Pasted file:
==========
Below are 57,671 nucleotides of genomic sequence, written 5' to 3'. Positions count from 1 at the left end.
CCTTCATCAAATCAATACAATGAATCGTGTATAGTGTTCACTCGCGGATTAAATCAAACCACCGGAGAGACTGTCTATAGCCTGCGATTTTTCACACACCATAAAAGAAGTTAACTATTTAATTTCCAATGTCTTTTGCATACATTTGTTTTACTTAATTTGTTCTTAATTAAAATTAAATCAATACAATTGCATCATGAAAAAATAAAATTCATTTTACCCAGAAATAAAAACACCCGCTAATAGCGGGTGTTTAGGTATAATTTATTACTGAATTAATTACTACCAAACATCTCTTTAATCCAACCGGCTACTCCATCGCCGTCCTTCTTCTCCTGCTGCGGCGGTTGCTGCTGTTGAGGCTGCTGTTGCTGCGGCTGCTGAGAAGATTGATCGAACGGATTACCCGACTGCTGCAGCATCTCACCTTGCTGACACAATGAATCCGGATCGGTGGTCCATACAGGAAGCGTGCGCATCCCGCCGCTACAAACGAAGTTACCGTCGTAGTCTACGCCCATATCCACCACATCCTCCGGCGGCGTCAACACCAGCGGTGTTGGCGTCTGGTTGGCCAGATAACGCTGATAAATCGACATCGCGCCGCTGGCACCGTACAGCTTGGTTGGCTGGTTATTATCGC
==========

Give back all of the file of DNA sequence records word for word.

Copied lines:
Below are 57,671 nucleotides of genomic sequence, written 5' to 3'. Positions count from 1 at the left end.
CCTTCATCAAATCAATACAATGAATCGTGTATAGTGTTCACTCGCGGATTAAATCAAACCACCGGAGAGACTGTCTATAGCCTGCGATTTTTCACACACCATAAAAGAAGTTAACTATTTAATTTCCAATGTCTTTTGCATACATTTGTTTTACTTAATTTGTTCTTAATTAAAATTAAATCAATACAATTGCATCATGAAAAAATAAAATTCATTTTACCCAGAAATAAAAACACCCGCTAATAGCGGGTGTTTAGGTATAATTTATTACTGAATTAATTACTACCAAACATCTCTTTAATCCAACCGGCTACTCCATCGCCGTCCTTCTTCTCCTGCTGCGGCGGTTGCTGCTGTTGAGGCTGCTGTTGCTGCGGCTGCTGAGAAGATTGATCGAACGGATTACCCGACTGCTGCAGCATCTCACCTTGCTGACACAATGAATCCGGATCGGTGGTCCATACAGGAAGCGTGCGCATCCCGCCGCTACAAACGAAGTTACCGTCGTAGTCTACGCCCATATCCACCACATCCTCCGGCGGCGTCAACACCAGCGGTGTTGGCGTCTGGTTGGCCAGATAACGCTGATAAATCGACATCGCGCCGCTGGCACCGTACAGCTTGGTTGGCTGGTTATTATCGC